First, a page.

Mt McKinley's worse accident.

image
(Photo owned by K2 Aviation)

Sad news coming from the 907 State. Late Saturday evening a Dehavilland Beaver, operated by K2 aviation, was involved in a plane crash. The aircraft had four passengers doing a Flight seeing tour when it got into an accident on Thunder Mountain which is 11,000ft.


(A view of Thunder Mountain (courtesy of the National Park Service))

When the accident first happen, the pilot called into the Air taxi to report the accident with injuries. He made a call an hour later and that’s the last time they were ever heard from. Searchers could not get to the aircraft Sunday due to weather. Monday morning they were able send in a high altitude rescue helicopter and lower a park ranger down. He confirmed that four people were deceased and could not find the fifth person, with weather turning for the worse they left after only being on scene for 5 minutes. All the passengers names have yet been to release due to the US Trying get a hold of their families in Poland.

Due to how high the accident is, and how bad weather can turn in a second deploying ground crews is nearly impossible. The US Army has brought in two CH-47 “Chinooks”, The US Air Force has brought in an HC-130 and Two HH-60s.


(Location of Thunder Mountain)

This is the worse accident in Denali’s history, and the first one in many years.

Pilot Keli Mahoney and three passengers died in May 2003 when the Cessna 185 she flew crashed at the 8,200-foot level of South Hunter Pass.
Well-known pilot and dog musher Don Bowers died, along with three rangers, in a 2000 crash along the Yentna Glacier after Bowers reported a wall of clouds blocking his normal route to Talkeetna.
In 1981, a flight crashed on the mountain and all aboard survived — initially.
A Cessna 185 operated by Hudson’s Air Service crashed at 10,300 feet in Kahiltna Pass on Denali.
Pilot Ed Hommer and three passengers — Hommer’s brother-in-law Dan Hartmann and tourists Patrick Scanlon and Mike Clouser — all survived the initial crash, though Hartmann and Scanlon ultimately died on the mountain. Rescuers didn’t reach them for four days and nights.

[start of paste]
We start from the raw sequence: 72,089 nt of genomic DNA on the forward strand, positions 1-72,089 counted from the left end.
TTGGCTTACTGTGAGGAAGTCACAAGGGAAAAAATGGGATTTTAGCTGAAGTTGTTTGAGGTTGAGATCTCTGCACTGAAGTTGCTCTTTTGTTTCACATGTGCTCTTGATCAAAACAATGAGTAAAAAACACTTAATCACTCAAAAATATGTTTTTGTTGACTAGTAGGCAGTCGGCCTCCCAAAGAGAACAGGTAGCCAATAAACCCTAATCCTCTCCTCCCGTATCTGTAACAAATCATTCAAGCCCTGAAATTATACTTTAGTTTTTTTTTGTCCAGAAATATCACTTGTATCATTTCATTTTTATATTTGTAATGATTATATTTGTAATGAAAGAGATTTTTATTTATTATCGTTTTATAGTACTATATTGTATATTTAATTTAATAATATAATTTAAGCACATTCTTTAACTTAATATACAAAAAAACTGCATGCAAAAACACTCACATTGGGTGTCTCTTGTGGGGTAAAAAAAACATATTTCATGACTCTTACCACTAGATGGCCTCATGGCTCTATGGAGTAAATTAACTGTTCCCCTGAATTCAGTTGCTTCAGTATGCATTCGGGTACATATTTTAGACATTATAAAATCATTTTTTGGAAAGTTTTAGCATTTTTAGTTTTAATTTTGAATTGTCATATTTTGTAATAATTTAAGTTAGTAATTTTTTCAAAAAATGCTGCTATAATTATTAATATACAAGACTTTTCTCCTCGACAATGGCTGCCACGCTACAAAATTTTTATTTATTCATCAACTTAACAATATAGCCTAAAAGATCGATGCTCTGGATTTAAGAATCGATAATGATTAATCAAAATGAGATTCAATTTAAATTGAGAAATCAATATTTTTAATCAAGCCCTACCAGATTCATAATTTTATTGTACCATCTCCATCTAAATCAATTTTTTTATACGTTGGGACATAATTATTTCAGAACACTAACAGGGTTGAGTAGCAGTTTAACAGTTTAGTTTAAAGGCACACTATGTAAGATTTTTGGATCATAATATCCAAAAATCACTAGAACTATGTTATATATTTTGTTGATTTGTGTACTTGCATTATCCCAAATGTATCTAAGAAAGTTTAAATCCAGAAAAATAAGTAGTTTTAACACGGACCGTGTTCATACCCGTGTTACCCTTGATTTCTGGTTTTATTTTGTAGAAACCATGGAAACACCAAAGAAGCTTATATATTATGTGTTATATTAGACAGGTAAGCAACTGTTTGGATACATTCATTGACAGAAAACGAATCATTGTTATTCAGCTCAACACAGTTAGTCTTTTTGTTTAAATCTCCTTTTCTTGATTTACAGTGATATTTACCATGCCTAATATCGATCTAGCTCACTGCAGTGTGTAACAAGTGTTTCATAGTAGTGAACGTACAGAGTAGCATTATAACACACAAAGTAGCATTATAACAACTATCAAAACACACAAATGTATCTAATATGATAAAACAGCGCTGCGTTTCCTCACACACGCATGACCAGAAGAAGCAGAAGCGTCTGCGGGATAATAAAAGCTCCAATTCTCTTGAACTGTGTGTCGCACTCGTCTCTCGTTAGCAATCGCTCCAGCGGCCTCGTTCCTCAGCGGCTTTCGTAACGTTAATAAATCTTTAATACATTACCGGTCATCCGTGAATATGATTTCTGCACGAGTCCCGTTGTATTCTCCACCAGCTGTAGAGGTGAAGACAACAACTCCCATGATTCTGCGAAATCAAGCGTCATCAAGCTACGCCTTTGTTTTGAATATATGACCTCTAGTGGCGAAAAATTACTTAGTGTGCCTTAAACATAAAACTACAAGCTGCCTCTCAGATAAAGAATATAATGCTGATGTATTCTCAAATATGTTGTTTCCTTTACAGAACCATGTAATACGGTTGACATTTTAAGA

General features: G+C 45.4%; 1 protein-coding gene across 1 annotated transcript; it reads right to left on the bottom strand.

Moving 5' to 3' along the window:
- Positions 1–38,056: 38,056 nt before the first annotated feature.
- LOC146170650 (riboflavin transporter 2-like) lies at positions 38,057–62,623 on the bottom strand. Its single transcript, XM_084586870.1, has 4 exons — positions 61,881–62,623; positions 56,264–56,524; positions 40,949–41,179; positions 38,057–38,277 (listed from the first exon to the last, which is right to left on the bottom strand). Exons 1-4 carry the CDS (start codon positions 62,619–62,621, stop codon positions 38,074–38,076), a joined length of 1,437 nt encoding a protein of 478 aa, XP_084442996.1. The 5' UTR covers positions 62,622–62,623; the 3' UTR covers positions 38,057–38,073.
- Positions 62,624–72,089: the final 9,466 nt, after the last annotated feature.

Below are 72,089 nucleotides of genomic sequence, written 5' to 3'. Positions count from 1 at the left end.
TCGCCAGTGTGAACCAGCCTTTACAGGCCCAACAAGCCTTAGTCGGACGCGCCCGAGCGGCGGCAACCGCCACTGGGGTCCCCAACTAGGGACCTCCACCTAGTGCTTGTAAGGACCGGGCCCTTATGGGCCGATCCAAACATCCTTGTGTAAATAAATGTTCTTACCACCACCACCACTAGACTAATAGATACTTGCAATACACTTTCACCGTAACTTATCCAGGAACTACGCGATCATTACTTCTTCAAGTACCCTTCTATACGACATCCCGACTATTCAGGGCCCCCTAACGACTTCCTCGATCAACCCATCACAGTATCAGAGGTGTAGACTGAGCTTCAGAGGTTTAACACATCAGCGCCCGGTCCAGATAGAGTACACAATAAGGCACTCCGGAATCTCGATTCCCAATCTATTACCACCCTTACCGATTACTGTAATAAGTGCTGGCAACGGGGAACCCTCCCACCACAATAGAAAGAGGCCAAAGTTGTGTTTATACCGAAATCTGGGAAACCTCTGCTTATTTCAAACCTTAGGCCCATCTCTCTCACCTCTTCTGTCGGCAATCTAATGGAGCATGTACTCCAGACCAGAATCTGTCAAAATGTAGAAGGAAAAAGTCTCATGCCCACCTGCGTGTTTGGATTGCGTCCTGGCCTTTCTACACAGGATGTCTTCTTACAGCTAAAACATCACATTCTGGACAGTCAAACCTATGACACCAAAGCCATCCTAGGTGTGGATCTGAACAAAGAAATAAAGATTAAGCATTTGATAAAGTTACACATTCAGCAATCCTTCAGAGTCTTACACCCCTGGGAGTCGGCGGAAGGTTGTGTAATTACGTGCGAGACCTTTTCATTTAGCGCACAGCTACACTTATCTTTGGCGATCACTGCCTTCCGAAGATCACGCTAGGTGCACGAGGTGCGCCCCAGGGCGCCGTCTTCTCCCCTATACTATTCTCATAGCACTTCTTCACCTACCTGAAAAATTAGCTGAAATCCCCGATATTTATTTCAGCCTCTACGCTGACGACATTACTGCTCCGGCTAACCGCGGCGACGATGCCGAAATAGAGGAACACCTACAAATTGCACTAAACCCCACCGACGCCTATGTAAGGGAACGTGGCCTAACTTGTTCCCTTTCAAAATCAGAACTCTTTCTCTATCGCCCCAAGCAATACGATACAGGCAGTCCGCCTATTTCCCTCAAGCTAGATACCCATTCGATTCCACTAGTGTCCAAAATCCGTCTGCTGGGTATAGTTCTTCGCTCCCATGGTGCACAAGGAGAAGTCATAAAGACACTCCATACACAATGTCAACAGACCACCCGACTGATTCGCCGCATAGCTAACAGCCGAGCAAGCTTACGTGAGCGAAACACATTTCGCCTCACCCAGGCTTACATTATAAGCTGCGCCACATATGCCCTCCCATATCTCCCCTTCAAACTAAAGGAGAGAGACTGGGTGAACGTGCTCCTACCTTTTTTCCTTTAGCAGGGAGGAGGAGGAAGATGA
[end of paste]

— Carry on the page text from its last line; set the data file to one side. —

Clouser and Scanlon’s estate won a federal court case against the United States, asserting negligence in the rescue effort to retrieve them from the mountain.


Mark’s Thoughts
Being a former SAR member - I can feel for these crews, trying get some where, and some one where it’s nearly impossible. This is a mutli agency operation which is a ton of work. These are America’s best helicopter pilots at work, working in the most gnarly weather, with a mountain that kills quickly with it’s weather. These are America’s best park rangers risking their lives to get five people home. This is just a preview of Alaska SAR and how insanely amazing people working together can get a job done.

20 Likes

image

Just to show you where the accident is located at and why it’s impossible for the ground crews to get there

3 Likes

Man this is sad.😢 Prayers go out to the victims of the accident and I hope they they can survive and get to safety.

2 Likes

Sight seeing plane crashed in Swiss too right!?
This year is a sad year for Aviation:(

Pretty much every year has horrible aviation accidents

Be curious see what the safety record for this year is, last year was the safest for aviation. This incident is hitting a ton of pilots back here.

This is very sad. I was in Alaska about to do the same exact route with the same company but could not because the FAA did not allow it. I’m praying for the family’s.

I’ve flown in the park several time ago and it’s very beautiful. Sad that it ended up being a CFIT

This topic was automatically closed 90 days after the last reply. New replies are no longer allowed.